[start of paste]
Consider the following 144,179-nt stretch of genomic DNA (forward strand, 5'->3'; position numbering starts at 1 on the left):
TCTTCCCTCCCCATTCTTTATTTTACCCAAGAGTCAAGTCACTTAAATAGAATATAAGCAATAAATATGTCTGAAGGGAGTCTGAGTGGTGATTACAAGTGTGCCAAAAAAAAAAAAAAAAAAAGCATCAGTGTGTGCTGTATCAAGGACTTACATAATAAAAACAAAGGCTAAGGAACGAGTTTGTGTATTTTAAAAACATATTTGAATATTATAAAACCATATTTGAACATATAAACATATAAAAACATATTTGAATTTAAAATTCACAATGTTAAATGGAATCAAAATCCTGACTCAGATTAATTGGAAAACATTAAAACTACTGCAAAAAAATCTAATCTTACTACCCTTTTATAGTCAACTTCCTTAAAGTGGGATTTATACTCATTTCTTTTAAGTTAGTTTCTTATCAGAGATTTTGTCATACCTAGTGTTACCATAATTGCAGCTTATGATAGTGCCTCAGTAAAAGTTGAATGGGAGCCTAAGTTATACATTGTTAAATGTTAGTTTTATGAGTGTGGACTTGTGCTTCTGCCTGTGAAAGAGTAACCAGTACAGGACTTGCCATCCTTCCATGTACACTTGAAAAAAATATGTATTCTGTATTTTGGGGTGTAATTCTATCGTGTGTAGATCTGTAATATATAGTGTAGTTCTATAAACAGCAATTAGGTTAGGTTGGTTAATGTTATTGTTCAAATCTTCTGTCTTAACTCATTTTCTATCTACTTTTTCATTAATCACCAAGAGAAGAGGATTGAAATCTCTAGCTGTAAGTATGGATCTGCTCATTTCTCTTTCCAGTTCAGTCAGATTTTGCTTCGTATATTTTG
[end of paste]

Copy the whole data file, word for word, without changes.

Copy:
Consider the following 144,179-nt stretch of genomic DNA (forward strand, 5'->3'; position numbering starts at 1 on the left):
TCTTCCCTCCCCATTCTTTATTTTACCCAAGAGTCAAGTCACTTAAATAGAATATAAGCAATAAATATGTCTGAAGGGAGTCTGAGTGGTGATTACAAGTGTGCCAAAAAAAAAAAAAAAAAAAGCATCAGTGTGTGCTGTATCAAGGACTTACATAATAAAAACAAAGGCTAAGGAACGAGTTTGTGTATTTTAAAAACATATTTGAATATTATAAAACCATATTTGAACATATAAACATATAAAAACATATTTGAATTTAAAATTCACAATGTTAAATGGAATCAAAATCCTGACTCAGATTAATTGGAAAACATTAAAACTACTGCAAAAAAATCTAATCTTACTACCCTTTTATAGTCAACTTCCTTAAAGTGGGATTTATACTCATTTCTTTTAAGTTAGTTTCTTATCAGAGATTTTGTCATACCTAGTGTTACCATAATTGCAGCTTATGATAGTGCCTCAGTAAAAGTTGAATGGGAGCCTAAGTTATACATTGTTAAATGTTAGTTTTATGAGTGTGGACTTGTGCTTCTGCCTGTGAAAGAGTAACCAGTACAGGACTTGCCATCCTTCCATGTACACTTGAAAAAAATATGTATTCTGTATTTTGGGGTGTAATTCTATCGTGTGTAGATCTGTAATATATAGTGTAGTTCTATAAACAGCAATTAGGTTAGGTTGGTTAATGTTATTGTTCAAATCTTCTGTCTTAACTCATTTTCTATCTACTTTTTCATTAATCACCAAGAGAAGAGGATTGAAATCTCTAGCTGTAAGTATGGATCTGCTCATTTCTCTTTCCAGTTCAGTCAGATTTTGCTTCGTATATTTTG